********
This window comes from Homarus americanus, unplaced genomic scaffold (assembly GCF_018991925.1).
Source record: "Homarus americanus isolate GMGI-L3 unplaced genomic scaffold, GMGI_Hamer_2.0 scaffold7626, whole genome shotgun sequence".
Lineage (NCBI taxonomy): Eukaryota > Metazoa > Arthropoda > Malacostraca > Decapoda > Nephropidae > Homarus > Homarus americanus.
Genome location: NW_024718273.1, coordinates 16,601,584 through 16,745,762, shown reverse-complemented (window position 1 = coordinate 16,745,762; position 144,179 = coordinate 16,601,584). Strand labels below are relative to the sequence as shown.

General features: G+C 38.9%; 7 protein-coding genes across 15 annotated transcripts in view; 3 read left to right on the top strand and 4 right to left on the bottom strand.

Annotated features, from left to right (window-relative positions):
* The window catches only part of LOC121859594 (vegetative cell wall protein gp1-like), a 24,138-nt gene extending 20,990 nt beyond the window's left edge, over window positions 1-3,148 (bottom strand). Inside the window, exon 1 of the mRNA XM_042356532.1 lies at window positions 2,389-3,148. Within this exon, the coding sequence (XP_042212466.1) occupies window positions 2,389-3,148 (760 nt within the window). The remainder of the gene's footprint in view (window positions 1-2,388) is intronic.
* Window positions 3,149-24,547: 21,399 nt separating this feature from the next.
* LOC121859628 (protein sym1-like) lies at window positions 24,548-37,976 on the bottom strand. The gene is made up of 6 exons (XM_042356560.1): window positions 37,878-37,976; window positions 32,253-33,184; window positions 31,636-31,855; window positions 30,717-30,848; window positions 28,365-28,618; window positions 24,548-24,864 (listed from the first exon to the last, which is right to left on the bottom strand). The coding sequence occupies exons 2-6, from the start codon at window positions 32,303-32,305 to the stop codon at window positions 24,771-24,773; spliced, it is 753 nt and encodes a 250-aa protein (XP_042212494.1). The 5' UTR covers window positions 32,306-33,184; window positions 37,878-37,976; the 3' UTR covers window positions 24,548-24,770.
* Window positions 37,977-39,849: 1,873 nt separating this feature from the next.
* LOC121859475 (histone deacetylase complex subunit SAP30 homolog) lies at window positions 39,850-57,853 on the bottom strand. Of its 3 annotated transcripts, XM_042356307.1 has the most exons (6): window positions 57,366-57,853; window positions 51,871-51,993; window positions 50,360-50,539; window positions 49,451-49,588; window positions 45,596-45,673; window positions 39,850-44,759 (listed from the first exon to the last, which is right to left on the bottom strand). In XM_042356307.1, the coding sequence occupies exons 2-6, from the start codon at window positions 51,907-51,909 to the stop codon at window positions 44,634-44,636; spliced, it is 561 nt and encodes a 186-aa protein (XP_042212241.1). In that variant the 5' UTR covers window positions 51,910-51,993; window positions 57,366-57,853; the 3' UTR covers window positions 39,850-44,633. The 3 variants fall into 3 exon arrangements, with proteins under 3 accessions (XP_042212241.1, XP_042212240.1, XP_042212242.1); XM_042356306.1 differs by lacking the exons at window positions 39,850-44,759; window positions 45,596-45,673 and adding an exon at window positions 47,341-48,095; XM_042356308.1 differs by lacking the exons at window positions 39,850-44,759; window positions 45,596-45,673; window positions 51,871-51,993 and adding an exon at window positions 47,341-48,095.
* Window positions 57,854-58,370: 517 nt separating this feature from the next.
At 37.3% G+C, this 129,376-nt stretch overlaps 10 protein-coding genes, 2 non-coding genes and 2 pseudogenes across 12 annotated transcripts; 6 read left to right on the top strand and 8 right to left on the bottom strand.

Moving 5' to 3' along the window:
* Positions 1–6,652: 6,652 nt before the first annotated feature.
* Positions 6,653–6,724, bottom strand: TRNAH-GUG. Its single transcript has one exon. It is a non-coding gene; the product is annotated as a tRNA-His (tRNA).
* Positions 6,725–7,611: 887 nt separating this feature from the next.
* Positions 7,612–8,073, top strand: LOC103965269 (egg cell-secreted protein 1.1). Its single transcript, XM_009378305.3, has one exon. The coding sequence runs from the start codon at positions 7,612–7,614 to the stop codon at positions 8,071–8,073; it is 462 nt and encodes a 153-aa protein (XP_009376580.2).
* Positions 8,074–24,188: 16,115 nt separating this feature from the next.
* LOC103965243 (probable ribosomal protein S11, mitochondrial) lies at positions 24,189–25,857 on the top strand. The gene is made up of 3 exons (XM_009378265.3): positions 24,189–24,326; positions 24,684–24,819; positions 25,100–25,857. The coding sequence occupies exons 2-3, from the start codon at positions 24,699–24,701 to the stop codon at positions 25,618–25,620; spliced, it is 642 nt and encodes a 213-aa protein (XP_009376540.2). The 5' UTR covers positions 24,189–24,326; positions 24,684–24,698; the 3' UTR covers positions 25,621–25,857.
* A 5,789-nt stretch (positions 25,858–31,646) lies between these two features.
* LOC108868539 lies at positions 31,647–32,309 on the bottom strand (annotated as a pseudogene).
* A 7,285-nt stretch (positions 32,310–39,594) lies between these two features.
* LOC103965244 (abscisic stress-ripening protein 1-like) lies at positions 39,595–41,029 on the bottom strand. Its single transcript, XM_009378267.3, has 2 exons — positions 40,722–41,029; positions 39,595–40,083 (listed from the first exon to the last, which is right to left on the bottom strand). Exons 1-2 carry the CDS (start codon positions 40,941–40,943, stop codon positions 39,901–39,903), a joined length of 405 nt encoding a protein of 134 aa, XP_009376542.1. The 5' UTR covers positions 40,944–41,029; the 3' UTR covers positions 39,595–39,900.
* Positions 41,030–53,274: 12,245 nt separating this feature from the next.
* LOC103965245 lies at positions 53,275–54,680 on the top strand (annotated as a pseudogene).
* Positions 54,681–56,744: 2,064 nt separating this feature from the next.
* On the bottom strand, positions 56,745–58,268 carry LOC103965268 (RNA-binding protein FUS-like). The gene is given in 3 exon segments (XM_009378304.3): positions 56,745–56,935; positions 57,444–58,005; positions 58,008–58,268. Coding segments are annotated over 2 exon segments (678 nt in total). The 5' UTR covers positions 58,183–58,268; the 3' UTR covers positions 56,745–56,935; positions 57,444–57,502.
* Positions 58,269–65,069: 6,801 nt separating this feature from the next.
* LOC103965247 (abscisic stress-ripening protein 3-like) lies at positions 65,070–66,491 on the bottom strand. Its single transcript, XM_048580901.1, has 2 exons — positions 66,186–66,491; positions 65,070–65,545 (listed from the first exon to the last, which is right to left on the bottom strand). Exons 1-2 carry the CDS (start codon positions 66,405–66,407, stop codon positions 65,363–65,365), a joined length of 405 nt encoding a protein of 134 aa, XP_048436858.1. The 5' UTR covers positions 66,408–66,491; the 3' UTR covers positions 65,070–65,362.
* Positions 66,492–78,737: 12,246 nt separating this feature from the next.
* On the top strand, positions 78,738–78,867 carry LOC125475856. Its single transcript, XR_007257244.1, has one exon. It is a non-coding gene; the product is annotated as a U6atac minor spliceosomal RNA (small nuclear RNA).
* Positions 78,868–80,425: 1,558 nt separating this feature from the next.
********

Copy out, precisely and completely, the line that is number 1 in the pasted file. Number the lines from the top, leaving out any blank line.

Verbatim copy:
This window comes from Homarus americanus, unplaced genomic scaffold (assembly GCF_018991925.1).